Cricket proves to be wryly funny at times. Having lost his wicket to Mitchell Starc’s booming inswinger at Wankhede, Virat Kohli was adamant not to plant his frontfoot across in Vizag. He opened his stance a bit further, his left shoulder pointing towards mid-on as Starc bustled in from over the wicket. At the completion of the trigger movement, Kohli’s head remained on top of middle and frontfoot adjacent to leg-stump, allowing him to stay inside the line should the ball dart back in, so often the major threat from this angle of delivery.
The minor adjustments worked like a charm, with a couple of well-controlled boundaries testimony to the fact that Kohli emerged triumphant in the opening exchange versus Starc. He’d put in the hard yakka, not only showing signs of personal improvement on a front India struggle as a collective but also offering a ray of hope as the walls caved in on the hosts. At least, life seemed easier for Kohli in the immediate future with Nathan Ellis warming up. He was the new kid on the block, all of three matches old, and nowhere near as potent as Starc, who’d consigned India to their worst PowerPlay since the 2019 World Cup with figures of 4/28 in 5 overs.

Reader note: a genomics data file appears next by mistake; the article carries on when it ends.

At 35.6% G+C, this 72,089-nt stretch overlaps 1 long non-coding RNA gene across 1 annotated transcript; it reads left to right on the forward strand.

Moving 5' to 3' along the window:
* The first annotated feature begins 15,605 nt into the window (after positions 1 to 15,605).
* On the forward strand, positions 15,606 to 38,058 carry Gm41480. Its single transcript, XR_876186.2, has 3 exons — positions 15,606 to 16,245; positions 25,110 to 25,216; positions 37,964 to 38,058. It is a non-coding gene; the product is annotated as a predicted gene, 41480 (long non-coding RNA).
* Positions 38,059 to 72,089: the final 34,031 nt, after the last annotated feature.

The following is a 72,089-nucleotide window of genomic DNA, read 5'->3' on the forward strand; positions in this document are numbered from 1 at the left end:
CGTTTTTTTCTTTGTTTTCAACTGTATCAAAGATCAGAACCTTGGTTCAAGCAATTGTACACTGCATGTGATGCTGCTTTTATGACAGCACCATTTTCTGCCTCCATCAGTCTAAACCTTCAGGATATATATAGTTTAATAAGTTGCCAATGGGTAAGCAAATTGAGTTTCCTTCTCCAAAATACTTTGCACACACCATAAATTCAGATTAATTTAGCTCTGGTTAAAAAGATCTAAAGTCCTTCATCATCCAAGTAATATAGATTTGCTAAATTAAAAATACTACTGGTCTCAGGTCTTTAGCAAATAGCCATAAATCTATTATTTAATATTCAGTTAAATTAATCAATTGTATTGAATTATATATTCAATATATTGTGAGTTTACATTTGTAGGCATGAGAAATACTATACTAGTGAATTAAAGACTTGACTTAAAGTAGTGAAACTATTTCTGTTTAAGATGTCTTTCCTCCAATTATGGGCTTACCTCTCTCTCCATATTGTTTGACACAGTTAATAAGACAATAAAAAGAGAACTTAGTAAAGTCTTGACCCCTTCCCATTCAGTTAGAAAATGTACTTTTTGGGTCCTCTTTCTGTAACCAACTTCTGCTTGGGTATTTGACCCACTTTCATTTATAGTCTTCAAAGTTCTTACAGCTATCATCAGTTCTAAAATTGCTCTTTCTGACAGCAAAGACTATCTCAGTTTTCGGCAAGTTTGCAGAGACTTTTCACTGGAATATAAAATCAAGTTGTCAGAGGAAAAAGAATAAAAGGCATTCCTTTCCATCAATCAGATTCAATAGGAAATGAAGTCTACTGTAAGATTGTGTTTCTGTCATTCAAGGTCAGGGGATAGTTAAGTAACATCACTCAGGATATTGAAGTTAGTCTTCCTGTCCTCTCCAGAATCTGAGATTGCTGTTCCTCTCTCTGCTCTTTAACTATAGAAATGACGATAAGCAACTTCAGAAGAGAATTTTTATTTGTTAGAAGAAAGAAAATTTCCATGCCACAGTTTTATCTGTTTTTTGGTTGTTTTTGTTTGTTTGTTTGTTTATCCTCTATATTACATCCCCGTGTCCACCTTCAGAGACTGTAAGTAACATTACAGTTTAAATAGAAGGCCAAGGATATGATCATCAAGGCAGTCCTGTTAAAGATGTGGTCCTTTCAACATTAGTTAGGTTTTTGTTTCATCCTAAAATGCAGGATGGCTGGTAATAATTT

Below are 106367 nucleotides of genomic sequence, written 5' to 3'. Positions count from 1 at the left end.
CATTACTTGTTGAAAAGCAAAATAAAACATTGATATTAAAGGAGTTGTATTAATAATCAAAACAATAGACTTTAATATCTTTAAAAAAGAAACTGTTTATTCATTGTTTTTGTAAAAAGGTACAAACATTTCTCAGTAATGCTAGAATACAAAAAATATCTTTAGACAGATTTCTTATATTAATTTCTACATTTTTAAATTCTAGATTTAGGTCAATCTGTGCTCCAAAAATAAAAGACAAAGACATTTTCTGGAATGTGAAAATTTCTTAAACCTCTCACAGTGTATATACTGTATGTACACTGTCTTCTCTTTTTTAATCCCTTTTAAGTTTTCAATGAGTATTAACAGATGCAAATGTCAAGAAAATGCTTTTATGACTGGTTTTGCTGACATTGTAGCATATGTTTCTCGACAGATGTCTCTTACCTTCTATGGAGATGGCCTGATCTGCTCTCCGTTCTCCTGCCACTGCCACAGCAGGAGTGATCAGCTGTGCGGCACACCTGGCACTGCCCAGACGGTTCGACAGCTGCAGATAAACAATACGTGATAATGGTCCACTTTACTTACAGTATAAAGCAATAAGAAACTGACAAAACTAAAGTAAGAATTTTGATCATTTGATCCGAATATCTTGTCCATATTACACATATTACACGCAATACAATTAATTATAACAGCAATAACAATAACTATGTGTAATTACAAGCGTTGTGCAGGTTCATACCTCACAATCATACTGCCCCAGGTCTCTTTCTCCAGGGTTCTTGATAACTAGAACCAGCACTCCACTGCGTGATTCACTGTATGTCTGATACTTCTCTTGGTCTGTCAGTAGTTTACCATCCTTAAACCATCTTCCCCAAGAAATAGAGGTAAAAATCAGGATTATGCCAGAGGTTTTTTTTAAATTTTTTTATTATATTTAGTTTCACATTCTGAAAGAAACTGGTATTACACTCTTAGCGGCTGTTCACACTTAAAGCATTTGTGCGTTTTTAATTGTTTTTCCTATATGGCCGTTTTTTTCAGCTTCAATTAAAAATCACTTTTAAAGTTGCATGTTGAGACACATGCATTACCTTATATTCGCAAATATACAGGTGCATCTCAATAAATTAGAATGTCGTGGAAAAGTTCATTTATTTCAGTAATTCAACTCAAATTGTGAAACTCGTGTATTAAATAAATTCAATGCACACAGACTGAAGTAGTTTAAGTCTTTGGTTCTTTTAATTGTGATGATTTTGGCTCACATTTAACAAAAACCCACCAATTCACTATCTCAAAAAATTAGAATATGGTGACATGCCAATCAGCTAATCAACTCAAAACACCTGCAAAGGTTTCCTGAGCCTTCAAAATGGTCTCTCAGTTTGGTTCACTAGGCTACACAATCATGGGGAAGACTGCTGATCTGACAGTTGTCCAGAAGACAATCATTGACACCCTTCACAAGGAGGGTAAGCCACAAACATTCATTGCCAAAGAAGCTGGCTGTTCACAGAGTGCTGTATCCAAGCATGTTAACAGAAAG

Lulled into a false sense of security, perhaps, Kohli tried whipping the first ball he faced from Ellis from the stumps. There was no extravagant curve to beat the flick, but you could sense an element of gay abandon in the way Kohli brought his wrists into action, as if his bread and butter shot yearned for an emphatic release after being employed with careful consideration against Starc. Kohli tamed the brilliance of the master, only to perish to the simpler ways of the rookie.
In fact, Ellis, Cameron Green and Sean Abott were beneficiaries of the mayhem caused by their colleague. India, in a rebuilding phase, couldn’t mete out the punishment that is usually copped by inexperienced bowlers as oppositions single them out to up the scoring rate. Knowing that you’re up against a group of batters disempowered by the situation adds an extra layer of confidence to your own being, and it was evident in the briskness with which the supporting quicks mopped up the tail after the left-arm spearhead rubbed salt into the wounds given to India by his ilk over the years.
The first and second ODI were scheduled just a day apart, so there wasn’t enough time for Starc to cool off his bowling muscles having sent down 9.5 overs at full throttle in the series opener. He was rusty to begin with, but the wicket of Shubman Gill settled him down, his bat flailing away from the body like hang-dried laundry. While a tiny percentage of his balls went on to hit the stumps in the initial three overs, the pitch map exhibited a concentration in the 5 to 7m length between overs 3-6 as Starc shifted his radar to bring all modes of dismissal into play. There were in equal measure balls that held its line to leave the batter and slanters that threatened the pads and sticks, jagging inward appreciably due to the moisture unseasonal showers left in their wake.